An important roundtable discussion looking at gender-based violence (GBV) programmes in (post-) crisis settings was held at UN House in Brussels last week. This issue is of crucial importance for women’s rights organisations operating in parts of the developing world. It is also one the EU has been working tirelessly to address.
In the last decade, GVB has received recognition as a systematic and life-threatening problem in states torn apart by conflict or destroyed by natural disasters. The international community has been mobilising for more attention to be brought to this problem. It has also begun providing increasing amounts of funding to address women’s and girls’ needs in these contexts. Thanks to these efforts, the number of organisations carrying out GBV programmes has grown. So too has the body of standards, guidelines and research that have laid the foundations for action.
Despite this enormous progress, however, GBV remains a relatively new field. There is still confusion among many within the humanitarian community about what a comprehensive GBV programme should look like. Very often the various pieces of programming – be it health responses, economic initiatives, efforts to improve justice or community-based programming – are presented as separate and/or competing activities.
Last week’s roundtable, organised by the Brussels Ad Hoc Working Group on Violence Against Women in Crisis, brought clarity to this issue by presenting the big picture of GBV programming. Amongst the panellists were Maha Muna, a Gender and GBV initiatives specialist from UNFPA; Luisa Cremonese, Senior Coordinator (Gender Equality) from UNHCR; Elisabeth Roesch, Women’s Protection and Empowerment Advoacy Officer at the IRC; and Rose Amulen, GBV Advisor for the Northern Ugandan Women Empowerment Programme.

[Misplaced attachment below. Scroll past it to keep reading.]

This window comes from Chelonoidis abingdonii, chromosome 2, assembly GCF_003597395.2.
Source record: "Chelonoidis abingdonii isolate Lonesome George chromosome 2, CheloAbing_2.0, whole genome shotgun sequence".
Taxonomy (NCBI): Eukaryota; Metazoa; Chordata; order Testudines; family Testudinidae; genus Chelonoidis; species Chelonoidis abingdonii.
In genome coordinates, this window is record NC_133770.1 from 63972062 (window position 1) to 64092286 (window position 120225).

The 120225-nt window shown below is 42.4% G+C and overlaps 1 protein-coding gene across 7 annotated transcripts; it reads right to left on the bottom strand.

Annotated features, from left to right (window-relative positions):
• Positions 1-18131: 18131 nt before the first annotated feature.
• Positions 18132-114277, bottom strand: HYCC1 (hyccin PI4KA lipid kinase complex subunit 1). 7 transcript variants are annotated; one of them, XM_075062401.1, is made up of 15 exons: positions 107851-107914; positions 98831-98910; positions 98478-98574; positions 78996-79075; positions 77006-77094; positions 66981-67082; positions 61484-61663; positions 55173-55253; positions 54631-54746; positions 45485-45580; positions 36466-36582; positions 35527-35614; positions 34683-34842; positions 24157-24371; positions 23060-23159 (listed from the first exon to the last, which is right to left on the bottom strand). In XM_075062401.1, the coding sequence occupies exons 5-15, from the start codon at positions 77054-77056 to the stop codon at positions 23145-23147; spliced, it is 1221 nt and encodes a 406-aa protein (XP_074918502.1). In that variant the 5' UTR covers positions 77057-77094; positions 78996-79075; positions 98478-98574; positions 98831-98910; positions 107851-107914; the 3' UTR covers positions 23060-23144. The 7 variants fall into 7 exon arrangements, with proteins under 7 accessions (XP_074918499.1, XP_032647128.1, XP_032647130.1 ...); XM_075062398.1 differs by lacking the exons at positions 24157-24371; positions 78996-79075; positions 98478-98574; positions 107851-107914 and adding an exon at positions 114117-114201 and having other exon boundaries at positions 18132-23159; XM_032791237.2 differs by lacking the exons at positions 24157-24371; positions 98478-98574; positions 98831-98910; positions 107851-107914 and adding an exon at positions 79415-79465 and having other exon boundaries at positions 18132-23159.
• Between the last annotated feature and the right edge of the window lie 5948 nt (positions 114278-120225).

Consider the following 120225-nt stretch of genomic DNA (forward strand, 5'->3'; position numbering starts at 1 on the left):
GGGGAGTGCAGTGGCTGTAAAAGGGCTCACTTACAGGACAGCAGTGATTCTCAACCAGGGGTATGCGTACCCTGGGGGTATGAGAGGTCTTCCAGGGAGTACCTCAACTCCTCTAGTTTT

They outlined the essential elements of a comprehensive response to GBV. They also discussed how humanitarian actors can work together to ensure holistic programming.
One of the big problems it seems to me is that many good policy declarations are not followed up by strong enforcement mechanisms. What’s more, in some states where coordinated efforts to tackle GBV are desperately needed, there has been a lack of international attention. The Côte d’Ivoire is a primary example. I will be using my position as a member of the Women’s Rights Committee to highlight these issues. I will also work with my Labour colleague on the Development Committee, Michael Cashman, to campaign for greater awareness.